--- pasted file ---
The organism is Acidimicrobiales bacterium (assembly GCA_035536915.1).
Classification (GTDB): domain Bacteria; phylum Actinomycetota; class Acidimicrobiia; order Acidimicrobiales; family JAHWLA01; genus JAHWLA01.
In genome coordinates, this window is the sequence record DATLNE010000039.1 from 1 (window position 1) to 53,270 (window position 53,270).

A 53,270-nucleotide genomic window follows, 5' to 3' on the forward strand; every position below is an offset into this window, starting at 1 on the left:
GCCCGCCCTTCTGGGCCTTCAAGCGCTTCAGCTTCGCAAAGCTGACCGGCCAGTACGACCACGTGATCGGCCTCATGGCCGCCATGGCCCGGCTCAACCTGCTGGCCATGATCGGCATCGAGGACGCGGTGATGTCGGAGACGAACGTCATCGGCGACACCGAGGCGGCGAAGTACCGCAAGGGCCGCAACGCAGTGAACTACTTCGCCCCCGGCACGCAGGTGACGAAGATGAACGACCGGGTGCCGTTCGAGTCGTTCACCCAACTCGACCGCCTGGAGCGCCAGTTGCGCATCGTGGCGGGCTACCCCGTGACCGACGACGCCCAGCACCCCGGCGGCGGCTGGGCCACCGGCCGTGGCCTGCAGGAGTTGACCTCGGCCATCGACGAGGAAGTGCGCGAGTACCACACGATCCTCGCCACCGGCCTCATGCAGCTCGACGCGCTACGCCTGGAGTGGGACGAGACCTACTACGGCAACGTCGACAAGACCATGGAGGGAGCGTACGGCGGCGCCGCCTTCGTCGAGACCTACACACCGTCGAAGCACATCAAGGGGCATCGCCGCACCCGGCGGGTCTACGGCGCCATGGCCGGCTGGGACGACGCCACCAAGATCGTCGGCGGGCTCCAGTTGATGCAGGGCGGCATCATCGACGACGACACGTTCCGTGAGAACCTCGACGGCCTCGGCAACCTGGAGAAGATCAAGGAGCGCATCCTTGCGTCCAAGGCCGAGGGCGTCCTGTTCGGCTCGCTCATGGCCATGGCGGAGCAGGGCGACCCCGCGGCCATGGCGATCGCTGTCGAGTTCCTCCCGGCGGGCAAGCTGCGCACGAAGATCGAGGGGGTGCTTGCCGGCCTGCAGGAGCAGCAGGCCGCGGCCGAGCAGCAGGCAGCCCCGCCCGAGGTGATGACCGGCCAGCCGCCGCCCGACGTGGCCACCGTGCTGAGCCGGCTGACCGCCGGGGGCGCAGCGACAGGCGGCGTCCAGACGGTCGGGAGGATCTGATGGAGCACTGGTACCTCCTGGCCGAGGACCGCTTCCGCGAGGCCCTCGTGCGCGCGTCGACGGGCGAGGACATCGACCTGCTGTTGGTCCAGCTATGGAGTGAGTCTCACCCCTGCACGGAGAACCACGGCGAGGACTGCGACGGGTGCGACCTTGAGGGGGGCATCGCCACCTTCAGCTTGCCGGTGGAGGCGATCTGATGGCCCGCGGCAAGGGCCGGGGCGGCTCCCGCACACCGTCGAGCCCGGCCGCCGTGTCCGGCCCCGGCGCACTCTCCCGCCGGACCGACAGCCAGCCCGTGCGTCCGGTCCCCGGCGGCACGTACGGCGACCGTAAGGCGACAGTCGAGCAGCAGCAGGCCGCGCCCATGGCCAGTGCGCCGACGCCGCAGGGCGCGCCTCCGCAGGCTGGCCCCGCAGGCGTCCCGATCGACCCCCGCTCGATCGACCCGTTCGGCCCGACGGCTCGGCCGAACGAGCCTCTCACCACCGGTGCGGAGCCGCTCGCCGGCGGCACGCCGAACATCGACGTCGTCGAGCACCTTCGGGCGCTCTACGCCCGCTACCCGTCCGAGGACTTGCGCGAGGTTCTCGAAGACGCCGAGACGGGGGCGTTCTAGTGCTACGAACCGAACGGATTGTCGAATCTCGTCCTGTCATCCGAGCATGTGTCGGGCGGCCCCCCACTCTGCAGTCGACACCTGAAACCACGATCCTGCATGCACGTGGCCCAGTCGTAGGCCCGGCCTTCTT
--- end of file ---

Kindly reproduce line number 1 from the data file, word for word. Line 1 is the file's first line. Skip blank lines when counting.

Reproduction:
The organism is Acidimicrobiales bacterium (assembly GCA_035536915.1).